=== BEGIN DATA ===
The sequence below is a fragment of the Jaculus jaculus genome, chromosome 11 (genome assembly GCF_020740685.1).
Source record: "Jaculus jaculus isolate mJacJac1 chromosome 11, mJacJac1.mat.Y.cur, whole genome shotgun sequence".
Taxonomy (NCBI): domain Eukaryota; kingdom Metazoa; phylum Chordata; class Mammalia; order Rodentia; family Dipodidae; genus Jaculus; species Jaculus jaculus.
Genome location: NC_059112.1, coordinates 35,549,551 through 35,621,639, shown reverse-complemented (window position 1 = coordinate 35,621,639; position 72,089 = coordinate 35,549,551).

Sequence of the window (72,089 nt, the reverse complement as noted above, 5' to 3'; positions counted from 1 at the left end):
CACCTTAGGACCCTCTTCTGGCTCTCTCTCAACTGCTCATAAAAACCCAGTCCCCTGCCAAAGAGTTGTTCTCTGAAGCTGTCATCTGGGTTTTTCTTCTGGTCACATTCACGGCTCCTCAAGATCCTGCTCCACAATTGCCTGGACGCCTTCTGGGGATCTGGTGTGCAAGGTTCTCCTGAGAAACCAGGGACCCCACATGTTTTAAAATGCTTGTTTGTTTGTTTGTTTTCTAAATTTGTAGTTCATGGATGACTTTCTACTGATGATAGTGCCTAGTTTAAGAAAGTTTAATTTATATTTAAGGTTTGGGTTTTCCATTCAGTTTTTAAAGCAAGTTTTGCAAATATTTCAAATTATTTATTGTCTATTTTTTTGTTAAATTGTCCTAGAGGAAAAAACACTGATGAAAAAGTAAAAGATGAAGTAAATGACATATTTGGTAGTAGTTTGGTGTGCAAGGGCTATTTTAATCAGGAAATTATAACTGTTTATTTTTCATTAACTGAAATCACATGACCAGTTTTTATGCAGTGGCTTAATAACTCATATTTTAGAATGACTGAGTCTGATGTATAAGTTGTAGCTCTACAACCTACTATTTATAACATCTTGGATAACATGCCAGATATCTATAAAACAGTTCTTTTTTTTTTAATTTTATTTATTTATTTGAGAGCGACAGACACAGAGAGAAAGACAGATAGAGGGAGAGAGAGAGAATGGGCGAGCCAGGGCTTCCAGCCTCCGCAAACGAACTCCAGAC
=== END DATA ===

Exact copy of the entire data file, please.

The sequence below is a fragment of the Jaculus jaculus genome, chromosome 11 (genome assembly GCF_020740685.1).
Source record: "Jaculus jaculus isolate mJacJac1 chromosome 11, mJacJac1.mat.Y.cur, whole genome shotgun sequence".
Taxonomy (NCBI): domain Eukaryota; kingdom Metazoa; phylum Chordata; class Mammalia; order Rodentia; family Dipodidae; genus Jaculus; species Jaculus jaculus.
Genome location: NC_059112.1, coordinates 35,549,551 through 35,621,639, shown reverse-complemented (window position 1 = coordinate 35,621,639; position 72,089 = coordinate 35,549,551).

Sequence of the window (72,089 nt, the reverse complement as noted above, 5' to 3'; positions counted from 1 at the left end):
CACCTTAGGACCCTCTTCTGGCTCTCTCTCAACTGCTCATAAAAACCCAGTCCCCTGCCAAAGAGTTGTTCTCTGAAGCTGTCATCTGGGTTTTTCTTCTGGTCACATTCACGGCTCCTCAAGATCCTGCTCCACAATTGCCTGGACGCCTTCTGGGGATCTGGTGTGCAAGGTTCTCCTGAGAAACCAGGGACCCCACATGTTTTAAAATGCTTGTTTGTTTGTTTGTTTTCTAAATTTGTAGTTCATGGATGACTTTCTACTGATGATAGTGCCTAGTTTAAGAAAGTTTAATTTATATTTAAGGTTTGGGTTTTCCATTCAGTTTTTAAAGCAAGTTTTGCAAATATTTCAAATTATTTATTGTCTATTTTTTTGTTAAATTGTCCTAGAGGAAAAAACACTGATGAAAAAGTAAAAGATGAAGTAAATGACATATTTGGTAGTAGTTTGGTGTGCAAGGGCTATTTTAATCAGGAAATTATAACTGTTTATTTTTCATTAACTGAAATCACATGACCAGTTTTTATGCAGTGGCTTAATAACTCATATTTTAGAATGACTGAGTCTGATGTATAAGTTGTAGCTCTACAACCTACTATTTATAACATCTTGGATAACATGCCAGATATCTATAAAACAGTTCTTTTTTTTTTAATTTTATTTATTTATTTGAGAGCGACAGACACAGAGAGAAAGACAGATAGAGGGAGAGAGAGAGAATGGGCGAGCCAGGGCTTCCAGCCTCCGCAAACGAACTCCAGAC